Information About Tachometer

What Is a Tachometer?

A tachometer (revolution-counter, Tach, rev-counter, RPM gauge) is an instrument measuring the rotation speed of a shaft or disk, as in a motor or other machine. The device usually displays the revolution per minate (RPM) on a calibrated analogue dial, but digital displays are increasingly common. The word comes from Greek Ταχος, tachos, "speed", and metron, "to measure".

How Does a Tachometer Work

  A magnet that magnetizes "teeth" of an iron gear located on the motor. In general... The magnet magnitizes the "teeth" as the approach then de-magnetizes as they move away.. which creates an etectric field.. The wire attached to the magnet connects to the tachometer which displays the rpm, hope this helps someone.. -- Another User: There are multiple types out there. The modern, most exact, is to have a laser or infra red light with a receiver on the opposite side. When the wheel ( or shaft rotates) it has a mirror or a tab that obstructs the path of the light every time it revovles ... then there is simply a chip to count the number of obstructions per minute. This one is extremely accurate and can handle some of the highest speeds. But there are a host of older versions ... many still in use. One is quite the same as above except there is a magnet on the shaft and a sensor ( Google 'reed switch' for example ) nearby that detects the magnet passing. Another way is a chip attached to a switch that is physically pushed or contacted by a cog on the shaft. Still another is to have a generator attached to the shaft and the Tach is actually a voltage meter telling the reading off that generator. Finalley ... saved this one for last ... chances are you looked up this question because you wanted to know how the oldest Tachs worked back when electrical gear wasn't commonly used in cars and such. How did they pull it off back then? Well here goes: The end of the shaft had 2+ arms attached to the side that are weighted and would swing outward further and further, the faster the shaft rotated. The weights had a collar attached below them that would rise upward, the faster the shaft ran. Still with me? Check out this graphic if you need http:/www.railway-technical.comgovernor.gif the wieghts are the round black objects and the rising collar is green. So now all that is left is to have a hook ( with wheel to reduce friction ) that is hooked in the path of the collar so that it will get pulled up with the collar. The hook is attached to a cable ... on the other end of that cable is ( drum roll ) the sneedle of the Tach ... tugging it against a spring, over more and more as the shaft spins faster and faster. No electricity and no chips involved! Obviously this is somthing of a percision device and only as accurate as its most recent callibration ... but it worked enough. There were even hand held versions, very precise instruments that machinist would press against the axels of gears and shafts to get RPM readings. Now they have little hand held laser devices that are pocket size and much more accurate.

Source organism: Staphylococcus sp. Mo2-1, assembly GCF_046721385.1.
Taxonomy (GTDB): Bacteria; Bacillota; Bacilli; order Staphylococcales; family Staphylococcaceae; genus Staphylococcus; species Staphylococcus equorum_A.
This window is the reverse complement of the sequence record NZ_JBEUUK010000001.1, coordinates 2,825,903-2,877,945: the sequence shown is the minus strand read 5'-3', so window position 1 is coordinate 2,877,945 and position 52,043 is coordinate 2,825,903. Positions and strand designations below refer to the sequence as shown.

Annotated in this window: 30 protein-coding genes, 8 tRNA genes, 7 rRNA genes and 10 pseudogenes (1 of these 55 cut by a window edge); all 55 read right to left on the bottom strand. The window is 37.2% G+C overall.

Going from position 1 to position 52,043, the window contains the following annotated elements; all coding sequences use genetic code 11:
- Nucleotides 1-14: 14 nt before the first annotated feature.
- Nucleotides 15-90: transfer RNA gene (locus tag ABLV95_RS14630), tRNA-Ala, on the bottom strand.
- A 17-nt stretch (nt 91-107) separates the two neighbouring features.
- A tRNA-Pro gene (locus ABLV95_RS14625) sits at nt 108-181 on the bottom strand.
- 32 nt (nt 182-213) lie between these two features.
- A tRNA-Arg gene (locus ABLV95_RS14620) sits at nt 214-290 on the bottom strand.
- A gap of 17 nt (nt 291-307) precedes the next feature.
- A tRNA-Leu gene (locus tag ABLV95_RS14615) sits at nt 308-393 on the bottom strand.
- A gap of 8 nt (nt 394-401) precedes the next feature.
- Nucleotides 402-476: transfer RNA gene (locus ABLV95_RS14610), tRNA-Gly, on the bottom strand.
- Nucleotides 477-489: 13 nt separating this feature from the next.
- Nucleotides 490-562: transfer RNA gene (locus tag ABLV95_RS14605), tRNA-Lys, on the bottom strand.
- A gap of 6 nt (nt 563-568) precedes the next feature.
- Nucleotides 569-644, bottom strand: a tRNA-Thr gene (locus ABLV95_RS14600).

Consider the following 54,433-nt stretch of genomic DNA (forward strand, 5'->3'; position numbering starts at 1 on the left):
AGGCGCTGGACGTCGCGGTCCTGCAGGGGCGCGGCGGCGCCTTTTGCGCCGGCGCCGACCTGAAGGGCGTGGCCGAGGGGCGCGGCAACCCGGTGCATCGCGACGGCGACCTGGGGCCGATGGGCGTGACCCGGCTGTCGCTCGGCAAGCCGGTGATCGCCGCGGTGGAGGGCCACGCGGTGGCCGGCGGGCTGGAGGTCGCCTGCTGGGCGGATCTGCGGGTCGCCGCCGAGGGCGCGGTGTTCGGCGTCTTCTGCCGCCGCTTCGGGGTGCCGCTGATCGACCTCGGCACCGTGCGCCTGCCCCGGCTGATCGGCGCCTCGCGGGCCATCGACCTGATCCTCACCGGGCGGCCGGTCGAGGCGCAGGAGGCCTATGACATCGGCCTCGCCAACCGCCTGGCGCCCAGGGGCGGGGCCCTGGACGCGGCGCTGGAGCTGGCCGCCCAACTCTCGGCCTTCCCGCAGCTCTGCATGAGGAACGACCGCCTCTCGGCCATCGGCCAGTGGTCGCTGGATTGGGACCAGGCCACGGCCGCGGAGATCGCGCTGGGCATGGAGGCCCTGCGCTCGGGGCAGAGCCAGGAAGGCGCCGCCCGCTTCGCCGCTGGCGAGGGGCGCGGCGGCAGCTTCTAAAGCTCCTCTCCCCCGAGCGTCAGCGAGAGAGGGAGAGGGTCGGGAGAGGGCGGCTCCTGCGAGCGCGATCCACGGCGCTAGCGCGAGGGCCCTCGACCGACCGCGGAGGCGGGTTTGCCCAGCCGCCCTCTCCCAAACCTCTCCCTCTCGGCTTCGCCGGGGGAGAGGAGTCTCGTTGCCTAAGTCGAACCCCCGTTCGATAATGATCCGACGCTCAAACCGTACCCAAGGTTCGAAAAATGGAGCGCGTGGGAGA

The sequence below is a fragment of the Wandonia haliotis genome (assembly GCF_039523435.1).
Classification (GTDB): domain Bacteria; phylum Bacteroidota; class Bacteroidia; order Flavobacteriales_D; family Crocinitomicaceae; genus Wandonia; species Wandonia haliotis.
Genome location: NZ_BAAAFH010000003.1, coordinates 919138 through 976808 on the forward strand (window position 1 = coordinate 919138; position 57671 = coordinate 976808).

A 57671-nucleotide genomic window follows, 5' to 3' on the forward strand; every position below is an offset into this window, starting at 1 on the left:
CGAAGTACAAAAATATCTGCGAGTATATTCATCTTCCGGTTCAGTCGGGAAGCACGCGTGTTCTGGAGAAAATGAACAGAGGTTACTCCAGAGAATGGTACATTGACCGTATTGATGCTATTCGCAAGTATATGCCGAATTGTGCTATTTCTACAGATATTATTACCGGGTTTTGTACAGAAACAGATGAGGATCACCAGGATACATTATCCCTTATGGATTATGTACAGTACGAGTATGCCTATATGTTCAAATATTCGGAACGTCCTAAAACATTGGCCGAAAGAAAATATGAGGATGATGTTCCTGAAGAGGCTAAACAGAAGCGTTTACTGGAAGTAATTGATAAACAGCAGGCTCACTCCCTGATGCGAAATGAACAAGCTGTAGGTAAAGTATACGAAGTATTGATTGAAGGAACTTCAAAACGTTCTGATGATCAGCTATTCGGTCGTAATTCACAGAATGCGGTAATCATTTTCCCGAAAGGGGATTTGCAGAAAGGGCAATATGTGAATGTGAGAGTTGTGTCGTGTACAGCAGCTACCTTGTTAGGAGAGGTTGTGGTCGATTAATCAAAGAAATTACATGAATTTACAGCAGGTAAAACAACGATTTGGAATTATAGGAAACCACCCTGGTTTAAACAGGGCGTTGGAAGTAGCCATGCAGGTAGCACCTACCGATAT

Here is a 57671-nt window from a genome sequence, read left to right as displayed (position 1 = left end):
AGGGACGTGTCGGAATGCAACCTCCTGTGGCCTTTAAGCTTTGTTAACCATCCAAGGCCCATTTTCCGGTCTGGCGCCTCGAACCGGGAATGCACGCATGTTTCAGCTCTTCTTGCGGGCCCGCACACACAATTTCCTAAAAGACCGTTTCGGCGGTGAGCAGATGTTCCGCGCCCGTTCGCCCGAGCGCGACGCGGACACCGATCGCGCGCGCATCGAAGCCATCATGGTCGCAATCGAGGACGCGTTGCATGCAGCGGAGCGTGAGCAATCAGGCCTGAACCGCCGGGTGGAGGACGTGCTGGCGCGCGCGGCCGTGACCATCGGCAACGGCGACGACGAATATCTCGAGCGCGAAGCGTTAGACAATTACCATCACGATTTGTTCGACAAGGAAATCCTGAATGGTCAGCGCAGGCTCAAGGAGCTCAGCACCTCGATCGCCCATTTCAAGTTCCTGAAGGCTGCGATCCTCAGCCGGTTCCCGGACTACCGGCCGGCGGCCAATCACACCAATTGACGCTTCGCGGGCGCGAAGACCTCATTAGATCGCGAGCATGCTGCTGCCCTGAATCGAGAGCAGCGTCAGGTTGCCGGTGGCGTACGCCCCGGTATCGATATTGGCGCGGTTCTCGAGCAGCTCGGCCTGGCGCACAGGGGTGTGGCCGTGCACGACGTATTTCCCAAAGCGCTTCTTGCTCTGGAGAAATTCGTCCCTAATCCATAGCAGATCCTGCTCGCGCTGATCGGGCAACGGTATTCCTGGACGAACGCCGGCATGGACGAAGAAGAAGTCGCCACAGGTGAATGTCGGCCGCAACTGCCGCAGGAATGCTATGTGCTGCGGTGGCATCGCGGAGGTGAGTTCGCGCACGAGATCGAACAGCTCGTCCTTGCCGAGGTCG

Learn more about Tachometer

    • Tachometers, in their most basic forms, are devices that measure the speed of an object. Most commonly, they measure the rotation of a mechanism, like the engine shaft in a car. Traditionally, tachometers are dials with a needle pointing to the current speed in RPMs (revolutions per minute). However, with the onset of new reading systems, the use of digital tachometers has risen sharply.

    Dial

    • The dial tells the driver the tachometer's reading. In a car, it is located on the dashboard. The instrument itself measures the RPMs of the engine drive shaft. The device is necessary in order to regulate how hard the engine is being worked. The way in which the measurements themselves are taken, though, can vary.

    Generator

    • Engines with ignition systems usually utilize a small generator attached to the engine drive shaft. In this case, the tachometer is actually a voltage meter, meaning that it counts the pulsations of voltage in the ignition system. The output voltage is proportional to the shaft's speed so measuring voltage is converted into an accurate measurement in RPMs.

    • The voltage is generated via a permanent magnet on the shaft. There is a toothed wheel made of iron, which becomes magnetized as the magnet passes the teeth. Then, as the magnet rotates away from the teeth, the wheel becomes de-magnetized. As these changes occur, an electric field forms around the permanent magnet. This field affects the electric charges in a wire coil that surrounds the magnet, generating electricity. As the tooth approaches the magnet, the current flows one way in the coil. As the tooth moves away from the magnet, the coil's current switches direction. The tachometer reads the frequency with which the coil's current changes direction. Additionally, if the engine turns more quickly, the change in the magnetic field becomes more radical, generating higher voltage. The tachometer also uses this information to inform its reading.

    Sparks

    • A simpler--yet less common--method is to measure the rate at which sparks are released into the engine's cylinders. This is obviously only useful in a gasoline engine, which uses spark plugs to provide the explosive heat energy that moves the vehicle.

    Laser

    • A newer version that is quickly gaining popularity due to convenience and accuracy is the laser tachometer. This type requires no physical contact between the tachometer and the engine shaft. Basically, it beams infrared light at the shaft. One place on the rotating shaft is reflective. The tachometer measures the rate at which the light is reflected back onto the tachometer.

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20th Jan 2015

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